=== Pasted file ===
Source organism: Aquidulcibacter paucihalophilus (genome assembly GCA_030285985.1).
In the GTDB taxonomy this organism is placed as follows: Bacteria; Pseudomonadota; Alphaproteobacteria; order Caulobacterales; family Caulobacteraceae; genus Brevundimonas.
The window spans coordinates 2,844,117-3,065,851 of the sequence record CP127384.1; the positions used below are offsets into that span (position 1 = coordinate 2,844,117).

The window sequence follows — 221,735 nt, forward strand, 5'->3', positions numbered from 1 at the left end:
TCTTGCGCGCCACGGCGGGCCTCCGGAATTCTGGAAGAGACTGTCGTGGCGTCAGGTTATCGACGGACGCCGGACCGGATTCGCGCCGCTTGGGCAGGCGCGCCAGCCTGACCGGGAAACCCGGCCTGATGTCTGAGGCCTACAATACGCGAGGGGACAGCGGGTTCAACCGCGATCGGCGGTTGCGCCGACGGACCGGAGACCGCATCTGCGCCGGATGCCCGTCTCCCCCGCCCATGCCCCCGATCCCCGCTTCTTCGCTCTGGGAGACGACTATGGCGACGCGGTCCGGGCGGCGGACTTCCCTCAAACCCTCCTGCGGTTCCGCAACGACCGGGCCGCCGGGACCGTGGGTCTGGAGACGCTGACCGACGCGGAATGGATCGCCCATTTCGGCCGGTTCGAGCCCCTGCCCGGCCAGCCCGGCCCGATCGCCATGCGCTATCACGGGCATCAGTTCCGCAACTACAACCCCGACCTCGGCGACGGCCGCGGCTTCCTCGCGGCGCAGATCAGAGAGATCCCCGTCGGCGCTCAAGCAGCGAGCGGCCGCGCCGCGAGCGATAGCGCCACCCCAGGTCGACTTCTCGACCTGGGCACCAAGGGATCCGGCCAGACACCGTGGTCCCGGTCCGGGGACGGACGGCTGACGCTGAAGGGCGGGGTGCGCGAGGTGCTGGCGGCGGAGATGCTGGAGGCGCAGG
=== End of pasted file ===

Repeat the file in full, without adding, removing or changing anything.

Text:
Source organism: Aquidulcibacter paucihalophilus (genome assembly GCA_030285985.1).
In the GTDB taxonomy this organism is placed as follows: Bacteria; Pseudomonadota; Alphaproteobacteria; order Caulobacterales; family Caulobacteraceae; genus Brevundimonas.
The window spans coordinates 2,844,117-3,065,851 of the sequence record CP127384.1; the positions used below are offsets into that span (position 1 = coordinate 2,844,117).

The window sequence follows — 221,735 nt, forward strand, 5'->3', positions numbered from 1 at the left end:
TCTTGCGCGCCACGGCGGGCCTCCGGAATTCTGGAAGAGACTGTCGTGGCGTCAGGTTATCGACGGACGCCGGACCGGATTCGCGCCGCTTGGGCAGGCGCGCCAGCCTGACCGGGAAACCCGGCCTGATGTCTGAGGCCTACAATACGCGAGGGGACAGCGGGTTCAACCGCGATCGGCGGTTGCGCCGACGGACCGGAGACCGCATCTGCGCCGGATGCCCGTCTCCCCCGCCCATGCCCCCGATCCCCGCTTCTTCGCTCTGGGAGACGACTATGGCGACGCGGTCCGGGCGGCGGACTTCCCTCAAACCCTCCTGCGGTTCCGCAACGACCGGGCCGCCGGGACCGTGGGTCTGGAGACGCTGACCGACGCGGAATGGATCGCCCATTTCGGCCGGTTCGAGCCCCTGCCCGGCCAGCCCGGCCCGATCGCCATGCGCTATCACGGGCATCAGTTCCGCAACTACAACCCCGACCTCGGCGACGGCCGCGGCTTCCTCGCGGCGCAGATCAGAGAGATCCCCGTCGGCGCTCAAGCAGCGAGCGGCCGCGCCGCGAGCGATAGCGCCACCCCAGGTCGACTTCTCGACCTGGGCACCAAGGGATCCGGCCAGACACCGTGGTCCCGGTCCGGGGACGGACGGCTGACGCTGAAGGGCGGGGTGCGCGAGGTGCTGGCGGCGGAGATGCTGGAGGCGCAGG